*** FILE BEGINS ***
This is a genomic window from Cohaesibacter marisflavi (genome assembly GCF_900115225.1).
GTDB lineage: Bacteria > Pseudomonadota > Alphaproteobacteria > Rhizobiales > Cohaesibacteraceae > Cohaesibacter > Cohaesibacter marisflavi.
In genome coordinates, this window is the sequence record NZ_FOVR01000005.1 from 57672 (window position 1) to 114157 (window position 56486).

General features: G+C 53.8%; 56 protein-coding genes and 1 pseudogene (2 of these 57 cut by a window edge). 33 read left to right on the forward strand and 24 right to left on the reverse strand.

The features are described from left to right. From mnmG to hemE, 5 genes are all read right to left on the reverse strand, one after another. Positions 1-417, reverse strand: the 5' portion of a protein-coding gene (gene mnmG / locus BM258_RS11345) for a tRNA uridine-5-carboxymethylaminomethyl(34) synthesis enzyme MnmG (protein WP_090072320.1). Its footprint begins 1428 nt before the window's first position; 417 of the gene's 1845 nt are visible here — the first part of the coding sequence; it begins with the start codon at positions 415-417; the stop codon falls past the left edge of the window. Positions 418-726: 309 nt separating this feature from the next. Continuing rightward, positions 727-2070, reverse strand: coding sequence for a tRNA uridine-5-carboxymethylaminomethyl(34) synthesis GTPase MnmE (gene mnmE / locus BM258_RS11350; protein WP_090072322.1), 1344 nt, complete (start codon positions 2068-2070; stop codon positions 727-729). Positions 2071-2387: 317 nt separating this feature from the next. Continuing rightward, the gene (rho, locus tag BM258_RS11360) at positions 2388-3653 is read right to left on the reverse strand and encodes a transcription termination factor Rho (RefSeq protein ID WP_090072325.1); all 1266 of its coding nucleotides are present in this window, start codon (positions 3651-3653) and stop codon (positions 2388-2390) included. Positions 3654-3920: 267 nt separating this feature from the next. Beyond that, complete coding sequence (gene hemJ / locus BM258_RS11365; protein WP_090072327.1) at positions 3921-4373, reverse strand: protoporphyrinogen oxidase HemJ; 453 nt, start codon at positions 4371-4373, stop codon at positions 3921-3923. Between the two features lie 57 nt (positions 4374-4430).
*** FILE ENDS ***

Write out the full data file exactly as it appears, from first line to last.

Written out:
This is a genomic window from Cohaesibacter marisflavi (genome assembly GCF_900115225.1).
GTDB lineage: Bacteria > Pseudomonadota > Alphaproteobacteria > Rhizobiales > Cohaesibacteraceae > Cohaesibacter > Cohaesibacter marisflavi.
In genome coordinates, this window is the sequence record NZ_FOVR01000005.1 from 57672 (window position 1) to 114157 (window position 56486).

General features: G+C 53.8%; 56 protein-coding genes and 1 pseudogene (2 of these 57 cut by a window edge). 33 read left to right on the forward strand and 24 right to left on the reverse strand.

The features are described from left to right. From mnmG to hemE, 5 genes are all read right to left on the reverse strand, one after another. Positions 1-417, reverse strand: the 5' portion of a protein-coding gene (gene mnmG / locus BM258_RS11345) for a tRNA uridine-5-carboxymethylaminomethyl(34) synthesis enzyme MnmG (protein WP_090072320.1). Its footprint begins 1428 nt before the window's first position; 417 of the gene's 1845 nt are visible here — the first part of the coding sequence; it begins with the start codon at positions 415-417; the stop codon falls past the left edge of the window. Positions 418-726: 309 nt separating this feature from the next. Continuing rightward, positions 727-2070, reverse strand: coding sequence for a tRNA uridine-5-carboxymethylaminomethyl(34) synthesis GTPase MnmE (gene mnmE / locus BM258_RS11350; protein WP_090072322.1), 1344 nt, complete (start codon positions 2068-2070; stop codon positions 727-729). Positions 2071-2387: 317 nt separating this feature from the next. Continuing rightward, the gene (rho, locus tag BM258_RS11360) at positions 2388-3653 is read right to left on the reverse strand and encodes a transcription termination factor Rho (RefSeq protein ID WP_090072325.1); all 1266 of its coding nucleotides are present in this window, start codon (positions 3651-3653) and stop codon (positions 2388-2390) included. Positions 3654-3920: 267 nt separating this feature from the next. Beyond that, complete coding sequence (gene hemJ / locus BM258_RS11365; protein WP_090072327.1) at positions 3921-4373, reverse strand: protoporphyrinogen oxidase HemJ; 453 nt, start codon at positions 4371-4373, stop codon at positions 3921-3923. Between the two features lie 57 nt (positions 4374-4430).